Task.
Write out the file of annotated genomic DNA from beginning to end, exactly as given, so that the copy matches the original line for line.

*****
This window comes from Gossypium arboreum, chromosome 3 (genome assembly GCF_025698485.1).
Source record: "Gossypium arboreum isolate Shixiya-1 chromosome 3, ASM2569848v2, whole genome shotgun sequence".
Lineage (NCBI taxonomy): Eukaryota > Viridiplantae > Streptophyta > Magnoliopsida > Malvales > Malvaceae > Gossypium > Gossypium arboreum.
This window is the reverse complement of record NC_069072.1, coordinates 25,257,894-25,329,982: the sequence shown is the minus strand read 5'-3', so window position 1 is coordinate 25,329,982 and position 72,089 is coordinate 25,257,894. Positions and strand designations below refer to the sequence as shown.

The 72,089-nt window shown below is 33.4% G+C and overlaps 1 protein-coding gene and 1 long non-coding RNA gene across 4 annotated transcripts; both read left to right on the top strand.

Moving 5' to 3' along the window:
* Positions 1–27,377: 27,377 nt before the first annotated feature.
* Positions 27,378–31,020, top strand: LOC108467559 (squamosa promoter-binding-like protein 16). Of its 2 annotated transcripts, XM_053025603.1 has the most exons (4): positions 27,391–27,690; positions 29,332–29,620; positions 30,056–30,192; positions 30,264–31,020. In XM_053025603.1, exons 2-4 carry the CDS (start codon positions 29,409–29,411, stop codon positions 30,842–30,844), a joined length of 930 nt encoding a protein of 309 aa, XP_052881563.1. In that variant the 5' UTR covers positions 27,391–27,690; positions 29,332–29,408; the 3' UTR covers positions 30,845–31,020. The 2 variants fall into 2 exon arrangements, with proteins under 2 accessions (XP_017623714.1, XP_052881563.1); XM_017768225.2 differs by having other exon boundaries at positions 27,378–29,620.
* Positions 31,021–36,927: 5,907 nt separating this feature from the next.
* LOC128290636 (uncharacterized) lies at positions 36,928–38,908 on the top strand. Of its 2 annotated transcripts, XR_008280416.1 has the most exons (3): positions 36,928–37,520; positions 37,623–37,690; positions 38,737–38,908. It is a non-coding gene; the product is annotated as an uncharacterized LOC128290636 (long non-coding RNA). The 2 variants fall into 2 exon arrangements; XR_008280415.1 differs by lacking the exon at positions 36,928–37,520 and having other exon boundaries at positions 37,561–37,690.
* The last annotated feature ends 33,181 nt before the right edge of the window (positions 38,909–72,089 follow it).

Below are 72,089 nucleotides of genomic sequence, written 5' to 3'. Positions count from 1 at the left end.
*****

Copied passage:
This window comes from Gossypium arboreum, chromosome 3 (genome assembly GCF_025698485.1).
Source record: "Gossypium arboreum isolate Shixiya-1 chromosome 3, ASM2569848v2, whole genome shotgun sequence".
Lineage (NCBI taxonomy): Eukaryota > Viridiplantae > Streptophyta > Magnoliopsida > Malvales > Malvaceae > Gossypium > Gossypium arboreum.
This window is the reverse complement of record NC_069072.1, coordinates 25,257,894-25,329,982: the sequence shown is the minus strand read 5'-3', so window position 1 is coordinate 25,329,982 and position 72,089 is coordinate 25,257,894. Positions and strand designations below refer to the sequence as shown.

The 72,089-nt window shown below is 33.4% G+C and overlaps 1 protein-coding gene and 1 long non-coding RNA gene across 4 annotated transcripts; both read left to right on the top strand.

Moving 5' to 3' along the window:
* Positions 1–27,377: 27,377 nt before the first annotated feature.
* Positions 27,378–31,020, top strand: LOC108467559 (squamosa promoter-binding-like protein 16). Of its 2 annotated transcripts, XM_053025603.1 has the most exons (4): positions 27,391–27,690; positions 29,332–29,620; positions 30,056–30,192; positions 30,264–31,020. In XM_053025603.1, exons 2-4 carry the CDS (start codon positions 29,409–29,411, stop codon positions 30,842–30,844), a joined length of 930 nt encoding a protein of 309 aa, XP_052881563.1. In that variant the 5' UTR covers positions 27,391–27,690; positions 29,332–29,408; the 3' UTR covers positions 30,845–31,020. The 2 variants fall into 2 exon arrangements, with proteins under 2 accessions (XP_017623714.1, XP_052881563.1); XM_017768225.2 differs by having other exon boundaries at positions 27,378–29,620.
* Positions 31,021–36,927: 5,907 nt separating this feature from the next.
* LOC128290636 (uncharacterized) lies at positions 36,928–38,908 on the top strand. Of its 2 annotated transcripts, XR_008280416.1 has the most exons (3): positions 36,928–37,520; positions 37,623–37,690; positions 38,737–38,908. It is a non-coding gene; the product is annotated as an uncharacterized LOC128290636 (long non-coding RNA). The 2 variants fall into 2 exon arrangements; XR_008280415.1 differs by lacking the exon at positions 36,928–37,520 and having other exon boundaries at positions 37,561–37,690.
* The last annotated feature ends 33,181 nt before the right edge of the window (positions 38,909–72,089 follow it).

Below are 72,089 nucleotides of genomic sequence, written 5' to 3'. Positions count from 1 at the left end.